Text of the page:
Survival Myths That May Be Deadly
Every outdoor adventurer has or at least should have a good, basic set of survival skills in case of an emergency situation. After all, snake bites, dehydration, exposure to the elements, and wildlife attacks are real risks if you spend time in the great outdoors or find yourself lost or stranded. It may surprise you to learn, though, that many of the long-standing myths and tips for surviving in the wild are actually dangerous, even potentially deadly!
With the help of survival experts, we’re dispelling 14 survival myths that could do you much more harm than good in a survival situation.
Find Food ASAP!
Contrary to popular belief, spending precious energy and taking risks to find food is not a high priority in a survival situation. So before you start eating worms and potentially poisonous berries, or rigging a makeshift spear to hunt with, consider that the human body can survive for weeks on its own fat stores, as long as you have water to drink.
In fact it is extremely rare for someone to die of starvation in a survival situation. Injury, illness, poisoning, and exposure are much more likely to result in death. Conserving energy, avoiding injury, and sourcing a supply of water are much more important than finding food.
Find Water To Survive In A Desert
There are documented cases of hikers who have died within four hours in the desert by straining their bodies and seeking water during the heat of the day. On the other hand, there have been many cases of desert survivors who went without water for up to 48 hours by holing up in the shade and controlling sweat loss. Realistically, it is finding ways to keep cool that will keep you alive. During the heat of day, sit on the shady side of a large boulder.
Keep your body covered to avoid losing sweat and stay off the heat of the ground by sitting atop a pack or pile of debris. If you may be stranded for a while, only venture out to seek water during the cooler hours of morning or evening.
Drink Urine To Survive In A Desert
It seems logical to recycle your urine in the desert when no water is available, but it is actually very dangerous to do in that situation. The reason being, when your body is on the verge of heat exhaustion or heat stroke, the last thing you should do is ingest a hot liquid. The extra work required by your kidneys impairs your body’s ability to regulate temperature. In a desert setting, our experts say the only practical use for your urine is to pee on a bandana and wear it for the evaporative cooling effect.
Drink Water From A Cactus
Movies may make it seem like a barrel cactus is a great source of clean water in the desert, but in fact, the liquid inside most cacti is noxious and very high in alkalis. The result of drinking from a cactus isn’t likely to be refreshment or re hydration, but rather sickness, vomiting, and increased risk of heat stroke and death. The only variety of barrel cactus that produces non-toxic water is the fishhook barrel.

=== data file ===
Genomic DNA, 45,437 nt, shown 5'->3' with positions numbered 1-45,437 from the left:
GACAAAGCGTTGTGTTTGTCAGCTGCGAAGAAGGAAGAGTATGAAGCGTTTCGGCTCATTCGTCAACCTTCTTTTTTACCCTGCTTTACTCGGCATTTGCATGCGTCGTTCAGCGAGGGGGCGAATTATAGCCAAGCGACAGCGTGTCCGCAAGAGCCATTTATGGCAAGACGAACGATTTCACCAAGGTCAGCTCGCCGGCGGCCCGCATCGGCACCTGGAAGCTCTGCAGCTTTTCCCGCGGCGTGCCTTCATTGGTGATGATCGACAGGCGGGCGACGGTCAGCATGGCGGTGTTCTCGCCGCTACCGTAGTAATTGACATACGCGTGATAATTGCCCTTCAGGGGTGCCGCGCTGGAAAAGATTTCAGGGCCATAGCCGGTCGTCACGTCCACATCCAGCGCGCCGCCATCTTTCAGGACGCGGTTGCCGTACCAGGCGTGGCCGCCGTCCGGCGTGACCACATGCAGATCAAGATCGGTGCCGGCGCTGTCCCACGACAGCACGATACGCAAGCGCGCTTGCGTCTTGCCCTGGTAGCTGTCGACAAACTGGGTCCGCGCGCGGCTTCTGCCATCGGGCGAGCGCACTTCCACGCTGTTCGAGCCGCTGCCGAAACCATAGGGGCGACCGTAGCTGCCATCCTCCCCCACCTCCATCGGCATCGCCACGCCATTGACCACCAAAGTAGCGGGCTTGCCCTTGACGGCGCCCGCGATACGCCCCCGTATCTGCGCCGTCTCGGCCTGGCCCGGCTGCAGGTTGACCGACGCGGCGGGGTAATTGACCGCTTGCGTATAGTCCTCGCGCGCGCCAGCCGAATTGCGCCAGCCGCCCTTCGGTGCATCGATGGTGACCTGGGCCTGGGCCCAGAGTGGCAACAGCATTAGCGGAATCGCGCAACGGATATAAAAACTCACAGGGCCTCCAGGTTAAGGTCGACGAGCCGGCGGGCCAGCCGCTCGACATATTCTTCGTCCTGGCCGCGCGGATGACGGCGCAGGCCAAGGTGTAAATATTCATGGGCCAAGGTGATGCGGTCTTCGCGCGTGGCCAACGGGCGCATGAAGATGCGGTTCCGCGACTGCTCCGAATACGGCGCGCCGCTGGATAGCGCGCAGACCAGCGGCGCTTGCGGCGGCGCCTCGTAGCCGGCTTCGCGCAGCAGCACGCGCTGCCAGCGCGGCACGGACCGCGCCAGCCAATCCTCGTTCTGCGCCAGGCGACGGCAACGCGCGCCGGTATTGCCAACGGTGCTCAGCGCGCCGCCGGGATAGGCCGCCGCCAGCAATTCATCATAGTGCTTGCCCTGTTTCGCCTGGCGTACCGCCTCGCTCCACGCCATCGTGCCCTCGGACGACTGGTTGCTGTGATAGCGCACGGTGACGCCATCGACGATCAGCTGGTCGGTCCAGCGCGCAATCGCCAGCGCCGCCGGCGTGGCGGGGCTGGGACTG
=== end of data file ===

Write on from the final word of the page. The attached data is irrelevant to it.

Boiled Water Is Always Safe To Drink
In reality, you still need to be mindful of where your water comes from. Boiling water will kill off organisms and germs, but will not remove harmful particulates from the water. No amount of boiling will make chemically contaminated water safe to drink, for instance, and if you boil dirty or unfiltered water, you will end up drinking the dirt particles. To filter dirty water in a survival situation, you can pour it through a clean towel or shirt, allow it to stand until any remaining sediment sinks to the bottom, then simply pour the clean water from the top of the container to boil.
Eat Lots Of Snow To Re hydrate
In a cold-weather survival situation, some people think eating snow will help keep them hydrated. In fact, if you’re already freezing, eating snow can be deadly by further decreasing your internal body temperature and increasing the effects of hypothermia. If you are in a survival situation and in need of water, experts recommend melting and warming it prior to ingestion.
Start A Fire With A Couple Of Sticks
Modern preparation, not caveman skill is key to starting a fire in the wild. Even under ideal conditions, friction fires are challenging and not reliable for most people. Instead, experts say be prepared with at least three different fire starting devices, namely a lighter, waterproof matches, and a spark rod.
Suck Venom From Snake Bites
Research has proven that you do more damage to the surrounding tissue of a snakebite by applying suction than if you leave the extremity alone. In fact, experts say don’t apply ice, a tourniquet, a wrap, or attempt the “Hollywood cut and suck.” In reality, the best and only remedy for a snakebite is medical attention. Wash the bite site, cover with a bandage, and get the victim to a hospital. To put the danger in perspective, of the approximately 6,500 rattlesnake bites in North America each year, there are only 5 or 6 fatalities. Furthermore, 30% of rattlesnake bites are dry, so there is chance there is no poison present to suck out anyway.
page 1 of 2